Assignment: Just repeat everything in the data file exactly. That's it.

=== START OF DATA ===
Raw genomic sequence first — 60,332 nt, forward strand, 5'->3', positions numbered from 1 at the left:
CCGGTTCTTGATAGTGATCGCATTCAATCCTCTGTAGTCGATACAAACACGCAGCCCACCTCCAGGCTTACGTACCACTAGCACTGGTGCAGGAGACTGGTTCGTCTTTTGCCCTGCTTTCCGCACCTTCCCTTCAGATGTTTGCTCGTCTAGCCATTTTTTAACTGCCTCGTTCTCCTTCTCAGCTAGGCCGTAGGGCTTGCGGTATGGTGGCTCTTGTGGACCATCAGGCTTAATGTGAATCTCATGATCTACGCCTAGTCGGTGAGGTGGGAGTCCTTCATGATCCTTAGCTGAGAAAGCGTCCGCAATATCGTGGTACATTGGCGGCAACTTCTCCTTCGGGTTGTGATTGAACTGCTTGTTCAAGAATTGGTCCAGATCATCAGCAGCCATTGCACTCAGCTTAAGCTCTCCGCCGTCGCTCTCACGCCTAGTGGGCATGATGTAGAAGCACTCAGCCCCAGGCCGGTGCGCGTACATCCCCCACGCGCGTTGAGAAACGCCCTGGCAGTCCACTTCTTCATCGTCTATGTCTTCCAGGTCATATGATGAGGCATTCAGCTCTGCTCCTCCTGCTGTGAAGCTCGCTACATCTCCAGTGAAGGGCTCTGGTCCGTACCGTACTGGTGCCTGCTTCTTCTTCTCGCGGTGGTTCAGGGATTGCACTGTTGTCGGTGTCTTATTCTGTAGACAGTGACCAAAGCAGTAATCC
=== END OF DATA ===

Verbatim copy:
Raw genomic sequence first — 60,332 nt, forward strand, 5'->3', positions numbered from 1 at the left:
CCGGTTCTTGATAGTGATCGCATTCAATCCTCTGTAGTCGATACAAACACGCAGCCCACCTCCAGGCTTACGTACCACTAGCACTGGTGCAGGAGACTGGTTCGTCTTTTGCCCTGCTTTCCGCACCTTCCCTTCAGATGTTTGCTCGTCTAGCCATTTTTTAACTGCCTCGTTCTCCTTCTCAGCTAGGCCGTAGGGCTTGCGGTATGGTGGCTCTTGTGGACCATCAGGCTTAATGTGAATCTCATGATCTACGCCTAGTCGGTGAGGTGGGAGTCCTTCATGATCCTTAGCTGAGAAAGCGTCCGCAATATCGTGGTACATTGGCGGCAACTTCTCCTTCGGGTTGTGATTGAACTGCTTGTTCAAGAATTGGTCCAGATCATCAGCAGCCATTGCACTCAGCTTAAGCTCTCCGCCGTCGCTCTCACGCCTAGTGGGCATGATGTAGAAGCACTCAGCCCCAGGCCGGTGCGCGTACATCCCCCACGCGCGTTGAGAAACGCCCTGGCAGTCCACTTCTTCATCGTCTATGTCTTCCAGGTCATATGATGAGGCATTCAGCTCTGCTCCTCCTGCTGTGAAGCTCGCTACATCTCCAGTGAAGGGCTCTGGTCCGTACCGTACTGGTGCCTGCTTCTTCTTCTCGCGGTGGTTCAGGGATTGCACTGTTGTCGGTGTCTTATTCTGTAGACAGTGACCAAAGCAGTAATCC